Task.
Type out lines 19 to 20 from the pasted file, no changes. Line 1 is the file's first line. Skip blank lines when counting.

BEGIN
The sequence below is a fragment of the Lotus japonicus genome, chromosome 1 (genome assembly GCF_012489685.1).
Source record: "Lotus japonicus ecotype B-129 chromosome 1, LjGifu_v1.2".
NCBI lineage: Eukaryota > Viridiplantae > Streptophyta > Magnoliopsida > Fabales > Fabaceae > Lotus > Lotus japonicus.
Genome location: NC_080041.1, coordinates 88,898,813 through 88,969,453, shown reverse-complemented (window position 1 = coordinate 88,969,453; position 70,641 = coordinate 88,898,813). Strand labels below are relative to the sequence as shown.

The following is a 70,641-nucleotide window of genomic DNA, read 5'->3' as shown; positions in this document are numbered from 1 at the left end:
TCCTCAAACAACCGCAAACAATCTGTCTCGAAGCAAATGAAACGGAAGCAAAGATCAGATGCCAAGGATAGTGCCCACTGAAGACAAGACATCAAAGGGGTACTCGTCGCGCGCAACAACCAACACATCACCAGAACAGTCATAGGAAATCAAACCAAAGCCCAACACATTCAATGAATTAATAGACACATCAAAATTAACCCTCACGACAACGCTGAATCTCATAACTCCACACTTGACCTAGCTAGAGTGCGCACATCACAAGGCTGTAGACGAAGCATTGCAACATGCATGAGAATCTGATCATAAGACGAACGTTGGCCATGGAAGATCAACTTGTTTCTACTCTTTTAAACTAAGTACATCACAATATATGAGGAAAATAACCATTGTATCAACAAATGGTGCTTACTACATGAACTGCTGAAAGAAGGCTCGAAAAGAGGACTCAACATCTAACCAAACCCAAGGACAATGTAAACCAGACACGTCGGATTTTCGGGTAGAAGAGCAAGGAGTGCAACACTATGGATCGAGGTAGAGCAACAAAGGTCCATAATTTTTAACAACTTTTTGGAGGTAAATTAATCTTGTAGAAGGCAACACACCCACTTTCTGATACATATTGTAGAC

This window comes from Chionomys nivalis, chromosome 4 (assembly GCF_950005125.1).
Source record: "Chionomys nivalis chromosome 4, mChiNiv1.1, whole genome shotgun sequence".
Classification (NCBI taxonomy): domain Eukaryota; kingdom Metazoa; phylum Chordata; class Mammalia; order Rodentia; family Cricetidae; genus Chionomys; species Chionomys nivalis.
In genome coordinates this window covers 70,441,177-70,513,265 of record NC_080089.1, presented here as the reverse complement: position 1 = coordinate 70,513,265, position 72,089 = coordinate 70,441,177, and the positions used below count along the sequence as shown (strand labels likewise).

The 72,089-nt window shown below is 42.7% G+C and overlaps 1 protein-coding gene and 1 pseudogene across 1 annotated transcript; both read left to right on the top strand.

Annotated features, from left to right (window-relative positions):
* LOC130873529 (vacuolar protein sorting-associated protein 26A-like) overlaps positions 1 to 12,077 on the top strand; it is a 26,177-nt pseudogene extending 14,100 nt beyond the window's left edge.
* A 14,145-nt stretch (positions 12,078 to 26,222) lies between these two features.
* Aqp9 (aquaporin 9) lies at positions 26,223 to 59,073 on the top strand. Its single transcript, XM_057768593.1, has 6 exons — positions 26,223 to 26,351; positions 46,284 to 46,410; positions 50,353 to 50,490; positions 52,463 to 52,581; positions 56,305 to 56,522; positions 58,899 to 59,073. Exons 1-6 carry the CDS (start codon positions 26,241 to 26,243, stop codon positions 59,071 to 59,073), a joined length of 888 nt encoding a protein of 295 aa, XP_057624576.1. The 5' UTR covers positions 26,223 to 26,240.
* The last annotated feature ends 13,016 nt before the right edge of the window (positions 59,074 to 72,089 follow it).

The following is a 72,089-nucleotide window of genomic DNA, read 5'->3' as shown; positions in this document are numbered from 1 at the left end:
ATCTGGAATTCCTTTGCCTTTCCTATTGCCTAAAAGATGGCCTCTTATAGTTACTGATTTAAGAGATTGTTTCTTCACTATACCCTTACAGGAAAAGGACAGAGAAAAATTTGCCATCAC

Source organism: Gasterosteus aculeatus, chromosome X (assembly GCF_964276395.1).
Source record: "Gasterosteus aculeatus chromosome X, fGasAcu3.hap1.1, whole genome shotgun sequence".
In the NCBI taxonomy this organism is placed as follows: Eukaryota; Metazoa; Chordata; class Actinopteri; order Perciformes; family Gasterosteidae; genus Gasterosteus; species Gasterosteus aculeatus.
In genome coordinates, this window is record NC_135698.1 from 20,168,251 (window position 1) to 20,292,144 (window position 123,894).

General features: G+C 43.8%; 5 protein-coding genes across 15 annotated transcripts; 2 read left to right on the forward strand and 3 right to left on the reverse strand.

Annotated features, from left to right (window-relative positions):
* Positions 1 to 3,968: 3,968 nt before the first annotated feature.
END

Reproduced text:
Source organism: Gasterosteus aculeatus, chromosome X (assembly GCF_964276395.1).
Source record: "Gasterosteus aculeatus chromosome X, fGasAcu3.hap1.1, whole genome shotgun sequence".